Share this article

print logo

More than stocking shelves

One way to avoid the hassle of finding a job in time for the summer break is to already have one months in advance. Paul Canfield, 16, a junior at Wilson Central High School has been working at the family-owned and operated Lakeside IGA supermarket since September 2006 as a stock clerk, shortly after his aunt and uncle had bought the store.

"It was kind of nice the way it worked out because right after they bought the store they needed some extra help and were able to give me a call. And nine months later, here I am still helping out stock shelves," Paul said with a grin.

Stock clerks at Lakeside IGA and at many other supermarkets start out at minimum wage. Typically, stock clerks are responsible for bringing in the shopping carts, moving inventory in the warehouse, sorting recycled glass bottles, cleaning the entire store, and yes you guessed it, stocking every kind of good the store sells. The average shift for a stock clerk at Lakeside IGA is six hours long and is either from 9 a.m. to 3 p.m. or 3 p.m. until closing at 9 p.m.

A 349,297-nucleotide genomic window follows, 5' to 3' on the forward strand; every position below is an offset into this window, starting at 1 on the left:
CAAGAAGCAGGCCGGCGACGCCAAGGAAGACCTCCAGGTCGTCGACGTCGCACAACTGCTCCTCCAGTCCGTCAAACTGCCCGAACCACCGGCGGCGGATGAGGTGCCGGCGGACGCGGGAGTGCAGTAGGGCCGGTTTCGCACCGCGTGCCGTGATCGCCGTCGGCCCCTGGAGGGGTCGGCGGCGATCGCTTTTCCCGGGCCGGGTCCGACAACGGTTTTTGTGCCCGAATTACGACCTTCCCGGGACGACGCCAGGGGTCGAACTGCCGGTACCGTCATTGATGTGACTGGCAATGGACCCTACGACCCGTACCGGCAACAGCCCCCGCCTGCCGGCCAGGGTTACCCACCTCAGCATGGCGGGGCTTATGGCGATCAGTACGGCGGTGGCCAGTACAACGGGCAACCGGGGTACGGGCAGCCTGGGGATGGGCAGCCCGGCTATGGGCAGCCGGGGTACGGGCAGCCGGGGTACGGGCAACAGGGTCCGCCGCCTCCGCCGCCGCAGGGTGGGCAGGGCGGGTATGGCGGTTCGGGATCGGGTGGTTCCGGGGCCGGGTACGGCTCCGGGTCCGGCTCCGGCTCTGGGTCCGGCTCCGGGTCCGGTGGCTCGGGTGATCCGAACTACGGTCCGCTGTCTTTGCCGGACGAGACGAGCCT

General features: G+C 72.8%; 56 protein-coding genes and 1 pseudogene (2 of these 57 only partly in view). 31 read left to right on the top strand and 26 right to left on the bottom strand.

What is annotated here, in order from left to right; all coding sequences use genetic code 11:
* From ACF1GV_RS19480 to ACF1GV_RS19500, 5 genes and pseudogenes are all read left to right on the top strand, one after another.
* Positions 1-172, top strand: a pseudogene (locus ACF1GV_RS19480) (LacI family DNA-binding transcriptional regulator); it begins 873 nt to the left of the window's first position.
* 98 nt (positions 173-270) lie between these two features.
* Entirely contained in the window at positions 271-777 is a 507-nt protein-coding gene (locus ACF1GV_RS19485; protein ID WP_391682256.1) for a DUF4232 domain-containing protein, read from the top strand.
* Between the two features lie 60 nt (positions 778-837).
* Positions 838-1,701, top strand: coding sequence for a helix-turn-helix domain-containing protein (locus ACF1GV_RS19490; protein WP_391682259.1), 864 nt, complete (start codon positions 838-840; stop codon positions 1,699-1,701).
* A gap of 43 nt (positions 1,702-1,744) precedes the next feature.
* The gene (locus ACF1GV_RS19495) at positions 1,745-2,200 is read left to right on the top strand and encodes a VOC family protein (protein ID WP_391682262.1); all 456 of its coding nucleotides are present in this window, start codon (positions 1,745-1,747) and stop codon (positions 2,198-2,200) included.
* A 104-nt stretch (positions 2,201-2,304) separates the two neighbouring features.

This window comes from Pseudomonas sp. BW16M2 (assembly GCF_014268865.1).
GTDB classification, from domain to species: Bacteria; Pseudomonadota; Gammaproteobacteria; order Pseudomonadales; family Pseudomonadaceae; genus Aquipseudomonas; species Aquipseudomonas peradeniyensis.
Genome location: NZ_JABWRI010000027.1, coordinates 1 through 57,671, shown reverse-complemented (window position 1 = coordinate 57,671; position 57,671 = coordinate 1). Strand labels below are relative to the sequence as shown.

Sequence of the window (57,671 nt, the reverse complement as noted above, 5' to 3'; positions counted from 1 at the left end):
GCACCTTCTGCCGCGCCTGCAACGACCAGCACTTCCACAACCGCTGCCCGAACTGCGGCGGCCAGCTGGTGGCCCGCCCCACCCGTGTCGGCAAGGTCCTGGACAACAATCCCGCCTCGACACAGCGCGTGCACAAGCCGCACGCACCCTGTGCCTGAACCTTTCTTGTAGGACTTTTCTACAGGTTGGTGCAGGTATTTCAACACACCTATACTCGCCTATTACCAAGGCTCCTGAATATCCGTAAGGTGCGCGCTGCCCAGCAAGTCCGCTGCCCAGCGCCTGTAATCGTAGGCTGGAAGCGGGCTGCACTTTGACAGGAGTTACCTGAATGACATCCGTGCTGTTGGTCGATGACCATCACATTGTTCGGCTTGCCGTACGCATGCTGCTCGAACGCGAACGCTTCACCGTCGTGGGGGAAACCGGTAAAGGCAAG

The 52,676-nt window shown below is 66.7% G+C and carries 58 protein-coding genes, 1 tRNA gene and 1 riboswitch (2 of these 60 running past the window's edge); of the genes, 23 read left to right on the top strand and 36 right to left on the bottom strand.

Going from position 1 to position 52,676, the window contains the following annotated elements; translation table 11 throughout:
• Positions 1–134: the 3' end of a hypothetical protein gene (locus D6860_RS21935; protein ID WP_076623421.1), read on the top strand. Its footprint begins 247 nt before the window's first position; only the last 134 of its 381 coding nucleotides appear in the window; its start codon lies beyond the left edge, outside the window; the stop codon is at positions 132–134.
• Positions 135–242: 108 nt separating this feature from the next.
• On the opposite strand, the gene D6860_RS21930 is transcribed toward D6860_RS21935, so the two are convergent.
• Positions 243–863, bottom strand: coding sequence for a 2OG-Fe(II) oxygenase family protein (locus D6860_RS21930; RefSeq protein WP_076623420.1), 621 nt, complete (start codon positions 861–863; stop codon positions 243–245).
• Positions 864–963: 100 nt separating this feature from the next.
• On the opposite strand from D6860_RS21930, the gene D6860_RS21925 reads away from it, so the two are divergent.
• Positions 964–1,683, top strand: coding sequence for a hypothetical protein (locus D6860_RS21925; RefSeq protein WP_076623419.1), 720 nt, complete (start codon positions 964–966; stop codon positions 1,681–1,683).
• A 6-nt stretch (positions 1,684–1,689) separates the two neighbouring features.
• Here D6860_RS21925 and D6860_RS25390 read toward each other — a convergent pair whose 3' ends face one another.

>NeXt: How many hours do you usually work a week?

Paul: I really don't have a choice with how many hours or when I work. I usually work something like 30 hours a week, working from 3 p.m. till close here.

>NeXt: Do you spend or save your weekly paycheck?

Paul: Well, right now I am saving everything I make so that I have some cash handy for college, so I guess you could say I'm saving it all for later.

>NeXt: What kind of car do you drive?

Paul: Right now I'm driving the "farm bomb." It's an old Ford F150 we use around the farm that I also use as my own."

>NeXt: What is your favorite part about the job?

Paul: I like being able to see all of the new merchandise before people can even buy it.

>NeXt: What is your least favorite part of the job?

Paul: I don't like how many bosses I have. Right now I have like four bosses who keep a close eye on everything around the store."

>NeXt: Have you learned anything that will help you in the future?

Paul: Working at the store, I've quickly picked up on how to deal with many different kinds of people and problems. And that's something that I will probably use for the rest of my life.

Brian Michel will be a freshman at St. Bonaventure.

There are no comments - be the first to comment